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Want To Start A Charter School In LAUSD? New (Tougher) Ground Rules Now Apply

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FILE - A group of around 50 teachers and parents from El Camino Real Charter High School in Woodland Hills attend a protest on Wednesday, Sept. 28, 2016. (Kyle Stokes/KPCC)
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Los Angeles Unified School Board members this afternoon narrowly voted to approve a policy that has alarmed charter school advocates.

The new policy outlines how LAUSD officials will weigh requests to start new charter schools or renew existing charter schools, which currently serve more than 118,000 students.

LAUSD is adapting its guidelines to account for sweeping changes to California’s charter law, which granted districts statewide more powers to block new charters from opening. But the changes to state law — part of Assembly Bill 1505 — also mean that existing schools with strong academic track records should have an easier time staying open.

The California Charter Schools Association argues LAUSD’s new policy oversteps its new powers, and could effectively “ban new charter schools and close existing quality schools.” But LAUSD leaders say the charter association’s concerns actually stem from AB 1505 itself, not district overreach.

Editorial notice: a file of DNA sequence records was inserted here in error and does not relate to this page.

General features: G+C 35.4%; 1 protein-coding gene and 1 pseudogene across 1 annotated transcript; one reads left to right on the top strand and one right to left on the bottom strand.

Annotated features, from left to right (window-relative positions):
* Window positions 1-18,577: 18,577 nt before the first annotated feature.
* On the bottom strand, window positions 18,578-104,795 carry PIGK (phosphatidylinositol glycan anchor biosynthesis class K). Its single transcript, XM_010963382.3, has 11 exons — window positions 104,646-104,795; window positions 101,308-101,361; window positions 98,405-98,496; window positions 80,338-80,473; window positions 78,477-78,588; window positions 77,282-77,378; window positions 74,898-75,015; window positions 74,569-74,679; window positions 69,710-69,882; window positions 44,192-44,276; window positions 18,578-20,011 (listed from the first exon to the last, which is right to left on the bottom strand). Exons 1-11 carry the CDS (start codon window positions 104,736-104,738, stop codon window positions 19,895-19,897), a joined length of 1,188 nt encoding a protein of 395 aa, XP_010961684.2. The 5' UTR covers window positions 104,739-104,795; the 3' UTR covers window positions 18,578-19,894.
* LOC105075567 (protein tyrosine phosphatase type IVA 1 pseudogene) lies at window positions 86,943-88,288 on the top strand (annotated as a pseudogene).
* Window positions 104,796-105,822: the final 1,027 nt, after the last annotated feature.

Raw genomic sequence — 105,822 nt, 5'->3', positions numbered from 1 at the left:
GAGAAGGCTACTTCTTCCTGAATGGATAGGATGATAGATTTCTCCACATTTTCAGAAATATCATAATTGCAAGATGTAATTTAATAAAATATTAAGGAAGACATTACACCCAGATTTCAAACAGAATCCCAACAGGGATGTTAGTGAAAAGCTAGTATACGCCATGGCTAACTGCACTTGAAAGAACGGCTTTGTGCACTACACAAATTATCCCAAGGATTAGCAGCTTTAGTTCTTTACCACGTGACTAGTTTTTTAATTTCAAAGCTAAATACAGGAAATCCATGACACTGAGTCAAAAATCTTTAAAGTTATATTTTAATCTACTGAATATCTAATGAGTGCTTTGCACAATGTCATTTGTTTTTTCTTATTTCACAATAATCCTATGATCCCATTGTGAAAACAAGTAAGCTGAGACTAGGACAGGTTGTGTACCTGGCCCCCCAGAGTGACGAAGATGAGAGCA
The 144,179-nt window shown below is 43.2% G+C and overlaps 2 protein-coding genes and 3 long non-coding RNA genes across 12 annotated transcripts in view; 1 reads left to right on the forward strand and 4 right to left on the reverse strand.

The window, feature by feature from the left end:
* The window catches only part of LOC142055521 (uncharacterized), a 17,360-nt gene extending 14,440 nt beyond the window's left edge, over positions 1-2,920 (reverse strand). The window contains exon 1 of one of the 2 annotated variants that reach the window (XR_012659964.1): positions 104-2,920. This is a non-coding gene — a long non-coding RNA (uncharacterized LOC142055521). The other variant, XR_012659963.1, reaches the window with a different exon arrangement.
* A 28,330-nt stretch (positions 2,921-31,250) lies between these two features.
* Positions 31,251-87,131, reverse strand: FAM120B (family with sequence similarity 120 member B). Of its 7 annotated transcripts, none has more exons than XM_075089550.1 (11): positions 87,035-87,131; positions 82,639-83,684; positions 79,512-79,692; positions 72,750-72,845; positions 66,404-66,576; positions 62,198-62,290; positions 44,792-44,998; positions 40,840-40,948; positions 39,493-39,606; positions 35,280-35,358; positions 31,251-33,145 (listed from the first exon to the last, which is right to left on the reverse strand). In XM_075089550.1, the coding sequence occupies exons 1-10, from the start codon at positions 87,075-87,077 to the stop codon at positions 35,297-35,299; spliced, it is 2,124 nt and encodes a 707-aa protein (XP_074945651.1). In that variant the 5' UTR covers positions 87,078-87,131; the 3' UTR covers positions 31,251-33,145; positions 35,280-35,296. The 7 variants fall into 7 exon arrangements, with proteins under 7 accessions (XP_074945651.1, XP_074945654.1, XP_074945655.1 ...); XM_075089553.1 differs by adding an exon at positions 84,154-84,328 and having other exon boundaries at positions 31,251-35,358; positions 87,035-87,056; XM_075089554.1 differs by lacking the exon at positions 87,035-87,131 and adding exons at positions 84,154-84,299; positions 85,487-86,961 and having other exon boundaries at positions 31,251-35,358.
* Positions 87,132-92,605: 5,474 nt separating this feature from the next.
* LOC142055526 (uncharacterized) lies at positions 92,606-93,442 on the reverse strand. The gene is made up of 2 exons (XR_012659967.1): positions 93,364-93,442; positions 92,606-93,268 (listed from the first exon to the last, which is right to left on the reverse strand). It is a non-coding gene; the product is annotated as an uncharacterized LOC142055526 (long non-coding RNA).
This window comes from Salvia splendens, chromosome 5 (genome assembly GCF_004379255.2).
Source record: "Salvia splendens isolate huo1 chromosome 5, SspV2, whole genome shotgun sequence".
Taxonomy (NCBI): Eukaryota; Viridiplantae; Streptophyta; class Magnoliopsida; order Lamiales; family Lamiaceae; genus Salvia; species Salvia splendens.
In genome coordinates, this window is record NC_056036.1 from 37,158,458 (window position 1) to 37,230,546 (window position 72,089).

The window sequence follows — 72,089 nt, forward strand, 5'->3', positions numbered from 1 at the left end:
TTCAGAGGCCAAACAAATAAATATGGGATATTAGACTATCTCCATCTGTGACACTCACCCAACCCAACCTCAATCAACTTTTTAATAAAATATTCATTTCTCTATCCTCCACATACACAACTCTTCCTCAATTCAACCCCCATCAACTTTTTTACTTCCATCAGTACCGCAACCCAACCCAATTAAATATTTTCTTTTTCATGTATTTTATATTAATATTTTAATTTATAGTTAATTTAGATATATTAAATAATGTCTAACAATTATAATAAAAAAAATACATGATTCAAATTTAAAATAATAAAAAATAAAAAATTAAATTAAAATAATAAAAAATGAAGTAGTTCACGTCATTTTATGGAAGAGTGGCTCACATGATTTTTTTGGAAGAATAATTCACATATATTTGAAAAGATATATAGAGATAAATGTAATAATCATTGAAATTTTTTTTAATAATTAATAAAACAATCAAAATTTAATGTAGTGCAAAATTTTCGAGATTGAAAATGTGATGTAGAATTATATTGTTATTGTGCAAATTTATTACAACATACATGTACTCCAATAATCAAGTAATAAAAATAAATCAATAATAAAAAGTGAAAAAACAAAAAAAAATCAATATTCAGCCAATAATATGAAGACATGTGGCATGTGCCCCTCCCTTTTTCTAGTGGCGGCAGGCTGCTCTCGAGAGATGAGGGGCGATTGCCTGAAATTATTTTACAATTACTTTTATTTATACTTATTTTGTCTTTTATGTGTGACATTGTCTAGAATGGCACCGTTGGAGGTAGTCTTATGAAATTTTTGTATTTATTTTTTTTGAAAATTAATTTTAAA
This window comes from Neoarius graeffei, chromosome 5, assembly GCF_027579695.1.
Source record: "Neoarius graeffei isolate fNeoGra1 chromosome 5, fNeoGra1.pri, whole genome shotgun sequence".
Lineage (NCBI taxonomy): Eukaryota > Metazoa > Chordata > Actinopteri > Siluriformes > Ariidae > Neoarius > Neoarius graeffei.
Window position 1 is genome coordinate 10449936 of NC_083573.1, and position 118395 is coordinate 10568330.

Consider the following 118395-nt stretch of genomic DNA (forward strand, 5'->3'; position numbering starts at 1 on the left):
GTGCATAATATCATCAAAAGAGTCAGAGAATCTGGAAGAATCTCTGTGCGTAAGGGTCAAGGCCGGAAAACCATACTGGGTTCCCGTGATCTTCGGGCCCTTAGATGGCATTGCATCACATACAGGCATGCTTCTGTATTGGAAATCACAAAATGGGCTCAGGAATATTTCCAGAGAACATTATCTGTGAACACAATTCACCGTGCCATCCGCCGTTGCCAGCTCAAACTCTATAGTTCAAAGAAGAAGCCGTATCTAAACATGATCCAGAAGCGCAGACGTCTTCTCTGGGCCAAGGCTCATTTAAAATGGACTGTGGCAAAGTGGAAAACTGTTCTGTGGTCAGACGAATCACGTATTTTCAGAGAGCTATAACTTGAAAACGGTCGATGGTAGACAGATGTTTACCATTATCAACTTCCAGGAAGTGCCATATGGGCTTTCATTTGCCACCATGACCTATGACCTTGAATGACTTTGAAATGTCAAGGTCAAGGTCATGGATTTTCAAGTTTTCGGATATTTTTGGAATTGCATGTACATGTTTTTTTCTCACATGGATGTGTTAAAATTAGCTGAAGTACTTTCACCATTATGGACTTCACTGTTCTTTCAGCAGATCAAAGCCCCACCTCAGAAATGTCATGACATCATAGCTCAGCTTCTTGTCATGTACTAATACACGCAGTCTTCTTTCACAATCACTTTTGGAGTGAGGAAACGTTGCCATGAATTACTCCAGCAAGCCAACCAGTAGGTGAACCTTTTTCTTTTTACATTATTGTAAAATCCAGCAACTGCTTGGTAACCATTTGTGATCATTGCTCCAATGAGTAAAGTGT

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HOW THEY VOTED

On Tuesday, board members held several, separate votes on each section of the 120-page policy. Board members voted 4-3 to approve the section on new charter applications, with Mónica García, Kelly Gonez and Nick Melvoin — all endorsed by the charter association — voting no.

But on the section covering charter renewals for existing schools, only Jackie Goldberg voted no. The board also adopted an amendment that would apply LAUSD-generated growth data to the district’s decisions on renewals.

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L.A. Unified School Board members meet via Zoom on Aug. 11, 2020. (Screenshot/LAUSD)

WHY THIS MATTERS

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Assembly Bill 1505 was crafted in the spirit of high-minded compromise — meant to help charter advocates and critics resolve their differences and join forces to advocate for mutual interests.

But L.A. Unified is home to more charters — publicly-funded schools run by nonprofits, operating under district oversight but outside school district control — than any other school system in the nation. Whether or not Assembly Bill 1505 can live up to its goal of turning down the temperature of charter school politics will largely depend on how LAUSD implements the new law.

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